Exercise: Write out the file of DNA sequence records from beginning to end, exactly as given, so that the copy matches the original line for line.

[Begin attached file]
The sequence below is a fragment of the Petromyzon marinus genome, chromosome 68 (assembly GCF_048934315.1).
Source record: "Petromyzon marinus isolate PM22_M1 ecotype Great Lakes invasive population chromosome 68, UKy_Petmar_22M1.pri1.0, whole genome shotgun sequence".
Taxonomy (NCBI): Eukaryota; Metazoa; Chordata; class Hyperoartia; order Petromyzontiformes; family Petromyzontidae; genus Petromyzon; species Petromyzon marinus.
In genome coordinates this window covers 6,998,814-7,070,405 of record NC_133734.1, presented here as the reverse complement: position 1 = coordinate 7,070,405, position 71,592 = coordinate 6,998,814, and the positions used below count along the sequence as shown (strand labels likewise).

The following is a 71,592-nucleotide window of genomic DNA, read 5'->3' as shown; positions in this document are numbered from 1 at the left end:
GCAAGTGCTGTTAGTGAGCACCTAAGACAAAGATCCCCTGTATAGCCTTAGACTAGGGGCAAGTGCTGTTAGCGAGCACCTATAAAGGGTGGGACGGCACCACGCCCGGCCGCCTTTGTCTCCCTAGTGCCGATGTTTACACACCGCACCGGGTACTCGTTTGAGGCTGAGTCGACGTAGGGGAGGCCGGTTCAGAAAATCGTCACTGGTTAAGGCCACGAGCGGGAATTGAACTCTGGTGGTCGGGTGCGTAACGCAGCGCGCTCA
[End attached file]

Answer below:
The sequence below is a fragment of the Petromyzon marinus genome, chromosome 68 (assembly GCF_048934315.1).
Source record: "Petromyzon marinus isolate PM22_M1 ecotype Great Lakes invasive population chromosome 68, UKy_Petmar_22M1.pri1.0, whole genome shotgun sequence".
Taxonomy (NCBI): Eukaryota; Metazoa; Chordata; class Hyperoartia; order Petromyzontiformes; family Petromyzontidae; genus Petromyzon; species Petromyzon marinus.
In genome coordinates this window covers 6,998,814-7,070,405 of record NC_133734.1, presented here as the reverse complement: position 1 = coordinate 7,070,405, position 71,592 = coordinate 6,998,814, and the positions used below count along the sequence as shown (strand labels likewise).

The following is a 71,592-nucleotide window of genomic DNA, read 5'->3' as shown; positions in this document are numbered from 1 at the left end:
GCAAGTGCTGTTAGTGAGCACCTAAGACAAAGATCCCCTGTATAGCCTTAGACTAGGGGCAAGTGCTGTTAGCGAGCACCTATAAAGGGTGGGACGGCACCACGCCCGGCCGCCTTTGTCTCCCTAGTGCCGATGTTTACACACCGCACCGGGTACTCGTTTGAGGCTGAGTCGACGTAGGGGAGGCCGGTTCAGAAAATCGTCACTGGTTAAGGCCACGAGCGGGAATTGAACTCTGGTGGTCGGGTGCGTAACGCAGCGCGCTCA